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"Do you have the vegetable recipes?"

Translation:Est-ce que tu as les recettes de légumes ?

January 9, 2013



Why is the de not des in the translation "Tu as les recettes de légumes" if vegetables is plural?


"les recettes des legumes" (= contraction of 'de-les' = preposition + definite article) translates in "the recipes of the vegetables" (ie specific vegetables not vegetable in general).


could you tell me the difference between : 'de' and 'des'? why it could be used plural noun after 'de'?


Is there a reason that duolingo always puts a space between the final word and the punctuation?


Yes, there is a good reason. In French, the punctuation rules are not the same as in English (would be too easy!).

There is an extra space in front of all punctuation signs except comma and full point.


Thanks for pointing this out. It is a very interesting rule.


I've never heard of that. Is this something new, or have I just been ignorant to it all these years?

[deactivated user]

    The French are very particular about the "espace insécable", but it's not used in Canada.


    Ah! Ich verstehe. Vive la différence !


    Which one is actually better? "Est-ce que tu as ..." ou "As-tu ..."? I find the last form way easier to remember than the first one. But if it sounds weird in day to day French then I'd better learn the "Est-ce que" way... But if not, I will be grateful. Duolingo likes both answers by the way.


    I heard on a podcast (Coffeebreak French, I believe) that inversion "as-tu" is more formal / often used in written french, while "est-ce que tu as" is used more in spoken french. The podcast implied that the latter was more relevant.


    It is true that the form "est-ce que..." is more common, most certainly because it is a prewarning that a question is to come.


    wouldn't it make more sense to be 'recettes avec legumes'?


    I don't think so, because "avec des legumes" implies there is something else (meat, fish...). Those recipes are about cooking vegetables.


    My instinct was to say "aux légumes". Is that incorrect?


    Not incorrect, grammatically speaking, but with a slightly different meaning:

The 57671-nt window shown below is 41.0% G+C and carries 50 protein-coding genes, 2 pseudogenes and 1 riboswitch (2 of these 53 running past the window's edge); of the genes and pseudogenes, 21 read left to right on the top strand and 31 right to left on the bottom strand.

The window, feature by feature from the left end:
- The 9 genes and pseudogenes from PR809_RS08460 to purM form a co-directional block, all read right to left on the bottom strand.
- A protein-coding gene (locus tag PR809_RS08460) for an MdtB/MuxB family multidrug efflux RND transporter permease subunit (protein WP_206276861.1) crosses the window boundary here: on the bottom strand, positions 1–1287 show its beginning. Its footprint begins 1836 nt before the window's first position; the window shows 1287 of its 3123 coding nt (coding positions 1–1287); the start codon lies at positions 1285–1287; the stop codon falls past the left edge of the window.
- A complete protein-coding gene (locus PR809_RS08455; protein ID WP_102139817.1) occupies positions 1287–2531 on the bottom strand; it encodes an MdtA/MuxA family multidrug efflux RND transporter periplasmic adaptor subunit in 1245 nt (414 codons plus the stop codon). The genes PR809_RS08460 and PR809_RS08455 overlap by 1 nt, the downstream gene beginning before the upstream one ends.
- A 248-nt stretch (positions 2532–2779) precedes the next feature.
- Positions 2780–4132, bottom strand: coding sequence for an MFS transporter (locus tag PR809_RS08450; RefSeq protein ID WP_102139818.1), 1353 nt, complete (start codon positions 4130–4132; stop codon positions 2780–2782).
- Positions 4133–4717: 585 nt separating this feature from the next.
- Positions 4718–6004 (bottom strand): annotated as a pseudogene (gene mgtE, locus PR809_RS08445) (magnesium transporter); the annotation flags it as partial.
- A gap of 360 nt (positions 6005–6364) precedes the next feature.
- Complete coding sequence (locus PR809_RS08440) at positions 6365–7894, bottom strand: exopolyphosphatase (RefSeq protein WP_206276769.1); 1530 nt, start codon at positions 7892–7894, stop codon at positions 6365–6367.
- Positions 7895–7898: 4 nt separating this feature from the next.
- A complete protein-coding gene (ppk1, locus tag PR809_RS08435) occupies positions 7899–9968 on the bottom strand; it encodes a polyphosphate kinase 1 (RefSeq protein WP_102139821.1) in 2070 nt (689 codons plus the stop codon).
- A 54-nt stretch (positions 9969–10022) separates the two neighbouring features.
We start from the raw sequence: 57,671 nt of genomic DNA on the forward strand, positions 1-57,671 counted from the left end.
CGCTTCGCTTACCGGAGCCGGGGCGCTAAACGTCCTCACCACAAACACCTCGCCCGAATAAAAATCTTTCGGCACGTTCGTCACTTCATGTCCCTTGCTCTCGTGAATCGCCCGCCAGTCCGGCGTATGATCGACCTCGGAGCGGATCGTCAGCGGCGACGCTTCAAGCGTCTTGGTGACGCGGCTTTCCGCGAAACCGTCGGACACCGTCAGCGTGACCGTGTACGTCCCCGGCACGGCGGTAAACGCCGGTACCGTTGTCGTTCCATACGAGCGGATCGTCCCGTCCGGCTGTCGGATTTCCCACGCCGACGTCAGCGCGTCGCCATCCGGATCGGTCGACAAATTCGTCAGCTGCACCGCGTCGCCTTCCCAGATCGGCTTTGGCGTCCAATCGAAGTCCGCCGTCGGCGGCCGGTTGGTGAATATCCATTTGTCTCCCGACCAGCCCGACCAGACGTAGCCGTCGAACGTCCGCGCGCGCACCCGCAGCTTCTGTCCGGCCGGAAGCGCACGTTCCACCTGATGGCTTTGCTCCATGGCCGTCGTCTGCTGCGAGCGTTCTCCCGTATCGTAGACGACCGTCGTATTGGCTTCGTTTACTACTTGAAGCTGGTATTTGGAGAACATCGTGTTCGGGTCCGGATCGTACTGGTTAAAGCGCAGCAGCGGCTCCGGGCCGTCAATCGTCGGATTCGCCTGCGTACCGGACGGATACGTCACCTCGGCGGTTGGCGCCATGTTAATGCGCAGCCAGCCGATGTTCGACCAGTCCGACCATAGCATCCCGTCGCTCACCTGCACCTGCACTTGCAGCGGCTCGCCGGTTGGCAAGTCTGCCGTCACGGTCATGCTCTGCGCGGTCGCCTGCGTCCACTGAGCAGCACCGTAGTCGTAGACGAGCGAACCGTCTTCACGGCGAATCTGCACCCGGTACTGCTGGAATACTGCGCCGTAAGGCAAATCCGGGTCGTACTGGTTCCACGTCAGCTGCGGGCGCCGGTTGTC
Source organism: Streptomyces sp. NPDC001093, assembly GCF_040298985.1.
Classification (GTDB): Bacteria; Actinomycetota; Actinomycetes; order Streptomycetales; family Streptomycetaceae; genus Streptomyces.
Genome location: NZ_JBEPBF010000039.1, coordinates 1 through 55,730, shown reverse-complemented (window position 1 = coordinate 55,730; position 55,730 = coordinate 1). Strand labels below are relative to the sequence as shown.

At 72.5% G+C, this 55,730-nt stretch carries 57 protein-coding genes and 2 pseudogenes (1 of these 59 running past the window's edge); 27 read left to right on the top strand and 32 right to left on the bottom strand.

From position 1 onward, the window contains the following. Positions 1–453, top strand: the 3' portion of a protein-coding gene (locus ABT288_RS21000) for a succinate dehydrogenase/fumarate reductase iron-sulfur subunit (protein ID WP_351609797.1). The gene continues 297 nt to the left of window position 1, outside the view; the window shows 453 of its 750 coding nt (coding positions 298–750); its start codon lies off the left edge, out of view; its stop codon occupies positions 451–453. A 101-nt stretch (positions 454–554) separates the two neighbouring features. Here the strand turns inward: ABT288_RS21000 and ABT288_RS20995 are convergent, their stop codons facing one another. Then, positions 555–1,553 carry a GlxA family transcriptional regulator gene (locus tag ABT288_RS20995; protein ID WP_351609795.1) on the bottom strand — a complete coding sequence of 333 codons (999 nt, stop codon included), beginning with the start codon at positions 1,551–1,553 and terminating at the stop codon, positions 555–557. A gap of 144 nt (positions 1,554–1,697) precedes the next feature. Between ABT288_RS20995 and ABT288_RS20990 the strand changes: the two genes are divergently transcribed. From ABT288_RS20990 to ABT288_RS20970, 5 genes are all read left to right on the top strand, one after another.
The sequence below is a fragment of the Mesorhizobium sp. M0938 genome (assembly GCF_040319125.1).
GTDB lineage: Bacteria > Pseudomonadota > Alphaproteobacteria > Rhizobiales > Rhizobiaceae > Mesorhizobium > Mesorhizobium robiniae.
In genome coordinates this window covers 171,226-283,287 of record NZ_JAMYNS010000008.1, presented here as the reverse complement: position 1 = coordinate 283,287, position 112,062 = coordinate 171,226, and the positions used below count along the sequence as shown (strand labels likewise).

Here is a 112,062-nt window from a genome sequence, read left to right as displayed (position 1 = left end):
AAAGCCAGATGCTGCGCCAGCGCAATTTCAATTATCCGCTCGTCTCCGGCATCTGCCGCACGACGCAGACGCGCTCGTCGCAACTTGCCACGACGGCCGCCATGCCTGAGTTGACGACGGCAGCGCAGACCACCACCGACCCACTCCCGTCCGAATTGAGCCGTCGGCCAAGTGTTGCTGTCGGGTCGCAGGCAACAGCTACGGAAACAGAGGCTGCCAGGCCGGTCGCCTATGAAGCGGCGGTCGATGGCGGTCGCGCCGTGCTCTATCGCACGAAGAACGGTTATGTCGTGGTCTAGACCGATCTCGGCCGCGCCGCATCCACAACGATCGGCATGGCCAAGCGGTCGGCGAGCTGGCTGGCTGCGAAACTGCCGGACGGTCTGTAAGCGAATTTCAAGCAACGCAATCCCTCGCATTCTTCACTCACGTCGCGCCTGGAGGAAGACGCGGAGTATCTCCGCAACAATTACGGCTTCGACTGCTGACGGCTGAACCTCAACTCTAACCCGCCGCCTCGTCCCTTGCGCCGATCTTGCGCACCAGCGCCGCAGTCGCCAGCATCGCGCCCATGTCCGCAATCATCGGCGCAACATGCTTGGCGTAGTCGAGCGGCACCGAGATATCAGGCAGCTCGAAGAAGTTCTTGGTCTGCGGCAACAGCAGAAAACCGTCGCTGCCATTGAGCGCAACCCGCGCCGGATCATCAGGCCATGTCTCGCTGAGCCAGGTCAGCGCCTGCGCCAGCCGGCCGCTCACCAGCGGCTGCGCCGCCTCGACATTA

• des recettes de légumes = recipes involving vegetables (no other major ingredient)

    • des recettes aux légumes = recipes with vegetables added, as secondary ingredients, the primary ingredient probably being a protein of some kind (meat, fish).


    I put "du". Can someone explain why "du" is not useful here?


    "du" is singular so it would not work with plural "légumes" anyway.

    For expressions using the format "noun of noun", the article is dropped:

    • une feuille de papier (sheet of paper)

    • une recette de légumes (vegetable recipe)

    • un mur de pierres (stone wall or wall made of stones)


    Is it correct "pour les légumes" instead of "de légumes"


    pour les légumes - for the vegetables

    recette de légumes - vegetable recipe


    In an earlier lessons the correct answer to "The European vegetables are good" was "Les legumes européens sont bons".

    why does "legumes Europeens" not have 'de' but "recettes de legumes" does?


    Because "européens" is an adjective (European vegetables) and légumes is a noun that you cannot use as an adjective in French :

    • vegetable recipes = (lit.) recipe of vegetables = recette de légumes


    Once again, thank you! makes sense.


    could we not say, "est-ce que vous avez les recettes vegetales?".


    No, because adjective "végétal, végétale, végétaux" refers to plants in general, not to "légumes".


    My question is why the use of "de" here and not "des"? For instance, another sentence here uses "les couleurs des légumes" - are these not similar in structure?


    les couleurs des (= de+les = of the) légumes = the vegetables' colors = possessive case

    les recettes de légumes = the vegetable recipes = "vegetable" is used as an adjective to qualify the recipes, not to convey any possession.


    Thank you! That does make sense, though it is a hard one to wrap my brain around... :)

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